Feature Performance Considerations
Updated: November 1, 2013
Applies To: System Center 2012 - Orchestrator, System Center 2012 R2 Orchestrator, System Center 2012 SP1 - Orchestrator
This section describes the Orchestrator processes that influence performance in a production environment. The focus of this procedure is lies in identifying processes that occur during runtime, in the web service, and during authoring. While many authoring activities occur outside a production environment, considerations for setting up a production environment to test performance should also include variances, for example, whether special requests by an Orchestrator administrator are supported.
Despite the variance in their design and complexity, runbooks have a simple structure. They perform three operations: they run activities, manage published data, and perform branch logic. The following sections provide more details about these operations.
Runbook activities contain two types of code: platform code and domain code. Platform code is built on a framework that is shared between all runbooks. Platform code manages Orchestrator processes. Domain code refers to the code in a runbook activity that manages processes outside Orchestrator. For example, the Invoke Web Service activity contains platform code to handle processing in Orchestrator, such as publishing data, and domain code specific to invoking a web service.
There is little processing variability between runbooks when you compare activities that run similar platform code. Domain code depends on latency issues external to Orchestrator. Potentially, domain code varies greatly between activities. To understand the domain code dependencies and their impact on runbook performance, you must test the performance of individual activities before you determine the requirements for the production environment.
Runbooks in Orchestrator share data between activities. Every activity consumes Published Data that earlier runbook activities created. How an activity uses the published data depends on the domain code. All runbook activities publish a minimum set of run-time parameters called Common Published Data. Domain code can, but is not required to, publish data. The Published Data that the domain code creates is called Activity-Specific Published Data. The data that an activity produces can contain data elements that are single or multi-valued. For example, every activity produces a single record of single-value Common Published Data. Domain code can produce multiple records of single and multi-value data.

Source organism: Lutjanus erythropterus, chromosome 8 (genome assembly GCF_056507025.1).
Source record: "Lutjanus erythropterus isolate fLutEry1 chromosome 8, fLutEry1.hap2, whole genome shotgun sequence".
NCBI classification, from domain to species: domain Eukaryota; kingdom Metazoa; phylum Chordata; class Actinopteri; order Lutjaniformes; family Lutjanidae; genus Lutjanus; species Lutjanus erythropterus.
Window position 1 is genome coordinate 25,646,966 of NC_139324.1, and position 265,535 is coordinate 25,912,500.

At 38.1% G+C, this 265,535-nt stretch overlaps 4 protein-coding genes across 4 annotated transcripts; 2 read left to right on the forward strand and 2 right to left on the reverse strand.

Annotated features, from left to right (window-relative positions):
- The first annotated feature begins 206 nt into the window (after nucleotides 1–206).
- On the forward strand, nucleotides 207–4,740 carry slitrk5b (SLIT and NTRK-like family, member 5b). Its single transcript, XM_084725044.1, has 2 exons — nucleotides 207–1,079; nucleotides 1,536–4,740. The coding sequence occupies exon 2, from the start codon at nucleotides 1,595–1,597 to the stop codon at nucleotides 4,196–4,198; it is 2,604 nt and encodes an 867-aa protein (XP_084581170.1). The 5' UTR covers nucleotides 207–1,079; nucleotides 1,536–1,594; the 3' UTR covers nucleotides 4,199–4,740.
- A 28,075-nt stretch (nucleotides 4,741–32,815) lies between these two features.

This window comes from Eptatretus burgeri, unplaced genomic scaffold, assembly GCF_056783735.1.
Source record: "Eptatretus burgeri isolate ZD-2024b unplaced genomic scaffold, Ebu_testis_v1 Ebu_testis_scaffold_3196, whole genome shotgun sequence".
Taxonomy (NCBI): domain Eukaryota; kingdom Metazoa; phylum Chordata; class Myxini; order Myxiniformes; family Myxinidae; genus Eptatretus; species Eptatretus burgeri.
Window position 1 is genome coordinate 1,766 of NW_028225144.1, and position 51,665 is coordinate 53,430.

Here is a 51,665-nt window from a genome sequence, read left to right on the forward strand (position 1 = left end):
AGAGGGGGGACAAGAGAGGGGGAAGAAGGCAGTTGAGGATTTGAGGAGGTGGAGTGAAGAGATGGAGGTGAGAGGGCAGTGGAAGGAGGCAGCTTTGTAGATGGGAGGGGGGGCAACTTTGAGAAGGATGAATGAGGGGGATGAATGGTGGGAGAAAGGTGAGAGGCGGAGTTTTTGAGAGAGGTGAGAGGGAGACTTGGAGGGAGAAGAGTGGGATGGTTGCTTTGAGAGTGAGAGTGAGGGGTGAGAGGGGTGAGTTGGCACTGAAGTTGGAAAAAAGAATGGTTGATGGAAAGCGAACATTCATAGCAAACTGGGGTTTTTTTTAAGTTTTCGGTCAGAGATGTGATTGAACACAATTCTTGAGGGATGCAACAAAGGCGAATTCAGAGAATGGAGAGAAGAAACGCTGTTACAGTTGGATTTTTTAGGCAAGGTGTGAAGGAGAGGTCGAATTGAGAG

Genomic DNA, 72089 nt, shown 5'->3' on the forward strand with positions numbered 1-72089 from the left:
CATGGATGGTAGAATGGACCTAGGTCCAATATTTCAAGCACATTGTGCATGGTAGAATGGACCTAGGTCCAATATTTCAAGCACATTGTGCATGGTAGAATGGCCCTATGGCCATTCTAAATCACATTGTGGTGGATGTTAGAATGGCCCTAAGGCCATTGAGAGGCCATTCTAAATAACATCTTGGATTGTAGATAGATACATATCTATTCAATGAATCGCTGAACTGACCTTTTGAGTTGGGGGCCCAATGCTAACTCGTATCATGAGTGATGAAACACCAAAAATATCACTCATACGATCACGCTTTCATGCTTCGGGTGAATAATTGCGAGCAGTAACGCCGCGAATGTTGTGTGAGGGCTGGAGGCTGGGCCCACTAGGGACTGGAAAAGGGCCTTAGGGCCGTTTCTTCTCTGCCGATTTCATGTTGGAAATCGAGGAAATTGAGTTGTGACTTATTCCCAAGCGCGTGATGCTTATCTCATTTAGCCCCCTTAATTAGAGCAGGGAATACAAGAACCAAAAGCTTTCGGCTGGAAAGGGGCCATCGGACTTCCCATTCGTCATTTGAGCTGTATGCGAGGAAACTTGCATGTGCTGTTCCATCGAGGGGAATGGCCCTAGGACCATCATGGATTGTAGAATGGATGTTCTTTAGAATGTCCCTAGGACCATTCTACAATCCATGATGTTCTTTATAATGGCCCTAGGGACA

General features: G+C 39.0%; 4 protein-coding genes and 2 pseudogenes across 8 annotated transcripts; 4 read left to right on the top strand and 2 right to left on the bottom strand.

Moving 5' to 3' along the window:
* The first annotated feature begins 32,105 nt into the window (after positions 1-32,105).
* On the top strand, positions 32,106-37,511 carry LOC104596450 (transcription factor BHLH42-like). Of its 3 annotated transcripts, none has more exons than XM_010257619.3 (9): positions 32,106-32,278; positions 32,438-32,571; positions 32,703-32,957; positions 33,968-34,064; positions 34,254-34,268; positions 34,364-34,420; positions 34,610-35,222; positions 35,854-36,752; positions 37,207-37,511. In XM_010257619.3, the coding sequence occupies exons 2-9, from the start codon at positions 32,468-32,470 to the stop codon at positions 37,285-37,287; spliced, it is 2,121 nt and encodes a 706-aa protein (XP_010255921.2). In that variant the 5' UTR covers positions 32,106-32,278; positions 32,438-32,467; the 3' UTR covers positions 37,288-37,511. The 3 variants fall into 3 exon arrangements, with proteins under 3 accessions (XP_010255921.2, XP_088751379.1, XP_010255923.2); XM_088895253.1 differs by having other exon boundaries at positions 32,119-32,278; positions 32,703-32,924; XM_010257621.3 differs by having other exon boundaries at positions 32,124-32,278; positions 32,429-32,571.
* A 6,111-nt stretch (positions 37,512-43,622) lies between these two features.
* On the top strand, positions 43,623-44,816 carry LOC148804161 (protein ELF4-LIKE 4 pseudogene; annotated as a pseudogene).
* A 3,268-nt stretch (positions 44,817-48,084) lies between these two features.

Publishing data to the orchestration database is a resource-intensive activity. Runbook performance depends on the amount of data that each activity publishes and the performance and resiliency of the computer that hosts the orchestration database. As part of planning your performance requirements, consider the amount of published data your runbooks require and the performance of the computer that hosts your orchestration database.
Runbook activities create a branch if an activity requires data to pass at the same time to two or more activities. When a runbook starts, processing consists of a single thread. When this thread encounters a branch, a thread is created for each branch. Each thread references the published data from all previous activities along the thread. The total number of threads in a runbook depends on the number of branches used in a runbook. Multi-threaded runbooks require more processing power than single threaded runbooks.
As part of assessing your runbook performance requirements, consider the number of branches you plan to include in a runbook. Runbooks with lots of branches require more processing power on the runbook servers than runbooks that contain no branches.
The operator experience occurs on the Orchestration console and the Orchestrator web service. The Orchestration console is a Microsoft Silverlight-based web application that requires Orchestrator web service to connect to the orchestration database. The Orchestration console and the Orchestrator web service depend on the performance of the orchestration database and the Internet Information Services (IIS) server that hosts the Orchestrator web service.
Service Manager connector
The Orchestrator web service supports the Service Manager connector. Service Manager targets IT customers who serve approximately 50,000 users. Service Manager request-management scenarios assume that each user submits one request per month. This produces a request volume of 2,500 requests per day (200 requests/hour or approximately three requests every minutes). Service Manager uses the Orchestrator web service to update the status of activities, requiring support for a like number of status requests. Also, note that the Service Manager connector discovers published runbooks. The response time to discover any given runbook folder depends on the number of runbooks in the folder.
For additional resources, see Information and Support for System Center 2012.
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